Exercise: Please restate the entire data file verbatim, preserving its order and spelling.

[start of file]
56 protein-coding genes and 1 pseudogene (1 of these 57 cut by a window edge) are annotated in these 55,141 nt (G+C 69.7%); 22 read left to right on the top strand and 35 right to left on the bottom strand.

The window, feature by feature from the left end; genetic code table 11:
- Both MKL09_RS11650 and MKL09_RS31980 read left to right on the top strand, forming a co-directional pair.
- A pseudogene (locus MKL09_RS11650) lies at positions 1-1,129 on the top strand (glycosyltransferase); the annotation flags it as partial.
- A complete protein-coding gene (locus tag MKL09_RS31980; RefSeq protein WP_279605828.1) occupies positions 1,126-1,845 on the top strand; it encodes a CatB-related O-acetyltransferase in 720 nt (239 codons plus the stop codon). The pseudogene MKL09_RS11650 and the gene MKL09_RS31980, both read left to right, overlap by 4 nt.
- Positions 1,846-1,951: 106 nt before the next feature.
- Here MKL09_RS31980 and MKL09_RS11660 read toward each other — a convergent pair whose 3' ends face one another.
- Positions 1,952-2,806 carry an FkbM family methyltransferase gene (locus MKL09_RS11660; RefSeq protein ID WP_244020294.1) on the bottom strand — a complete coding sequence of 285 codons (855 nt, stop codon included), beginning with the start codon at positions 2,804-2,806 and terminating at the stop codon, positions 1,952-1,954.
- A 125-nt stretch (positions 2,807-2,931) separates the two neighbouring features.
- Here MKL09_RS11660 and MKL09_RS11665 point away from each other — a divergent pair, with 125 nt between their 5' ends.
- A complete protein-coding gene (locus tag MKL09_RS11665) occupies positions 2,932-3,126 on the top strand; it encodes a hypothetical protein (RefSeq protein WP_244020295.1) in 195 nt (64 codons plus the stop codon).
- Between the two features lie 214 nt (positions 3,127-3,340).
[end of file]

56 protein-coding genes and 1 pseudogene (1 of these 57 cut by a window edge) are annotated in these 55,141 nt (G+C 69.7%); 22 read left to right on the top strand and 35 right to left on the bottom strand.

The window, feature by feature from the left end; genetic code table 11:
- Both MKL09_RS11650 and MKL09_RS31980 read left to right on the top strand, forming a co-directional pair.
- A pseudogene (locus MKL09_RS11650) lies at positions 1-1,129 on the top strand (glycosyltransferase); the annotation flags it as partial.
- A complete protein-coding gene (locus tag MKL09_RS31980; RefSeq protein WP_279605828.1) occupies positions 1,126-1,845 on the top strand; it encodes a CatB-related O-acetyltransferase in 720 nt (239 codons plus the stop codon). The pseudogene MKL09_RS11650 and the gene MKL09_RS31980, both read left to right, overlap by 4 nt.
- Positions 1,846-1,951: 106 nt before the next feature.
- Here MKL09_RS31980 and MKL09_RS11660 read toward each other — a convergent pair whose 3' ends face one another.
- Positions 1,952-2,806 carry an FkbM family methyltransferase gene (locus MKL09_RS11660; RefSeq protein ID WP_244020294.1) on the bottom strand — a complete coding sequence of 285 codons (855 nt, stop codon included), beginning with the start codon at positions 2,804-2,806 and terminating at the stop codon, positions 1,952-1,954.
- A 125-nt stretch (positions 2,807-2,931) separates the two neighbouring features.
- Here MKL09_RS11660 and MKL09_RS11665 point away from each other — a divergent pair, with 125 nt between their 5' ends.
- A complete protein-coding gene (locus tag MKL09_RS11665) occupies positions 2,932-3,126 on the top strand; it encodes a hypothetical protein (RefSeq protein WP_244020295.1) in 195 nt (64 codons plus the stop codon).
- Between the two features lie 214 nt (positions 3,127-3,340).